Best Buy's Black Friday Cancellations Were "Bait-and-Switch Breach Of Contracts"

Attorney Mark D. Rasch is the former head of the U.S. Justice Department's computer crime unit and today serves as Director of Cybersecurity and Privacy Consulting at CSC in Virginia.

Twas the night before Christmas, and up in the sky, was a jolly old Santa, sans gifts from Best Buy. Consumers who had bought particularly popular items on the Best Buy Web site on Black Friday expecting a visit from Santa instead received a virtual lump of coal from the retailer in the form of an E-mail informing them that no gift was coming.

In reality, there was no cancellation of an order. Let's call it what it really is: a bait-and-switch coupled with a breach of contract (that is, assuming I am not representing Best Buy). The Best Buy contract was—by the terms of the Web site—formed under the laws of Minnesota (Best Buy's headquarters), which follow the provisions of the Uniform Commercial Code Article 2 for the sale of goods. UCC 2-204 says that if there is an offer (PlayStation for $150!), an acceptance (click here!) and consideration (here's my credit card), then voila! A contract is formed.

Apparently, the Minnesota-based retailer did not have enough of the items sold in stock at the prices quoted and, therefore, told consumers who purchased high-demand items like the Sony PlayStation 3, the Fujifilm AX-350 camera and assorted laptops that, "due to overwhelming demand of hot product offerings on BestBuy.com during the November and December time period, we have encountered a situation that has affected redemption of some of our customers' online orders. We are very sorry for the inconvenience this has caused and we have notified the affected customers." What Best Buy really meant was, "hey guys, we can't make a profit selling these items at the price we quoted, and we don't have enough of them in stock at that price, so _!&* you, and thank you for being a loyal customer."

Much of the debate has focused on the untimeliness of the retailer's notification of the "cancellation" of the offer. With only a few days (or hours) before Christmas, customers who received the notifications from the retailer were left in the lurch. Those consumers may have either had to buy the items for a higher price elsewhere, find a substitute item, not buy a gift or have the gift sent to be received after the holidays.

Let's get back to that contract. The Best Buy contract is formed even if it is formed by an "electronic agent" of one of the parties. Electronic contracts are contracts. As far as I can tell from the Best Buy Web site, nothing gave the retailer the unilateral "right" to "cancel" the contract. Rather, Best Buy was in breach of the contract for sale and was, therefore, liable for appropriate damages—which could be the cost of acquiring the product elsewhere, additional shipping charges to get the product there on time, gas and other costs associated with finding the product, not to mention the cost of little Cindy Lou Who's tears when the AX-350 camera could not be found elsewhere.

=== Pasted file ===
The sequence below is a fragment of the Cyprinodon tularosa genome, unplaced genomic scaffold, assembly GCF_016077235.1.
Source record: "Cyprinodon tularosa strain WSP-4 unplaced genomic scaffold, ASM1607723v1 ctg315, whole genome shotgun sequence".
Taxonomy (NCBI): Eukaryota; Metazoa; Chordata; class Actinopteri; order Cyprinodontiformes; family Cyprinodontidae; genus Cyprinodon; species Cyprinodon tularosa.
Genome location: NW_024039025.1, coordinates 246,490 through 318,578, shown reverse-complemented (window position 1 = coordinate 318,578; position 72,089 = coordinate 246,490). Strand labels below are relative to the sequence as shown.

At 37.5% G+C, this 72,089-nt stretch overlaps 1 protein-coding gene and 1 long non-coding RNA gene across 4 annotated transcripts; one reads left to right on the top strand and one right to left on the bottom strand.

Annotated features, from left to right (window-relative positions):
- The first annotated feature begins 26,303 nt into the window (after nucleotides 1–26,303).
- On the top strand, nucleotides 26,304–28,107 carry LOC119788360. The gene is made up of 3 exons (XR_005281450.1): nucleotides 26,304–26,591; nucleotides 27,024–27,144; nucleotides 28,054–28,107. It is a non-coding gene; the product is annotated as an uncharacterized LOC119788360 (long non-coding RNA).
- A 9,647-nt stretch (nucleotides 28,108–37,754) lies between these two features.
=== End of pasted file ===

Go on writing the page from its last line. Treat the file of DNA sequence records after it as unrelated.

UCC 2-301 is pretty clear.UCC 2-301 is pretty clear: "The obligation of the seller is to transfer and deliver [the goods] and that of the buyer is to accept and pay in accordance with the contract."

Here's where it gets a bit hairy. Sometimes (say, the day after Thanksgiving) a retailer is offering a product of which there are only a limited number at the advertised price. The retailer can say things like, "only 10 available at this price" or "quantities limited" or "while supplies last." Of course, there have to be at least some of the items available at the quoted price. At a brick-and-mortar store, it's pretty easy. When the item is sold out (that is, when the quantity specified or reserved is gone), the sale at that price ends. For an online retailer, the legal situation is thornier. The Best Buy Black Friday door-buster online ad said, "Limited quantities. No rainchecks."

The problem for the online consumer is that, even though there is a disclaimer saying the quantity is limited, if the retailer has not connected the marketing/purchasing system with the inventory system, the consumer is led to believe he or she has purchased the item and it is available.

It would be like a consumer in a brick-and-mortar store being handed a box, paying for it and then being told weeks later that the box is empty. If the item is truly "sold out" at the quoted price, then two things should happen: First, the online system should not let the transaction be completed. Second, the retailer should cease advertising that price unless it intends to honor it.

Look at what airlines do. They offer fares with "limited quantities." But when you go to purchase these tickets, you find out they are "sold out." Indeed, there are no longer any tickets available at the advertised price. Now, if you are taking out a newspaper ad, you have no way of knowing the items will be sold out in the future and you can get away with saying "quantities limited." But online, if you are still "offering" the product at the price (and particularly as Best Buy did, confirming the sale), you should be bound to honor your contract.

So if I had advice for Miss Cindy Lou Who, I'd say, Merry Christmas to all or else I will sue!

If you disagree with me, I'll see you in court, buddy. If you agree with me, however, I would love to hear from you.

Suggested Articles

Costco changes up its menu items, and Alibaba and Guess partner for a physical store.

Janey Whiteside, Walmart's new chief customer officer, is well acquainted with the importance of customer service in modern retail.

Whole Foods will offer deals on Amazon's Prime Day, and tariffs against China are causing pricing hikes.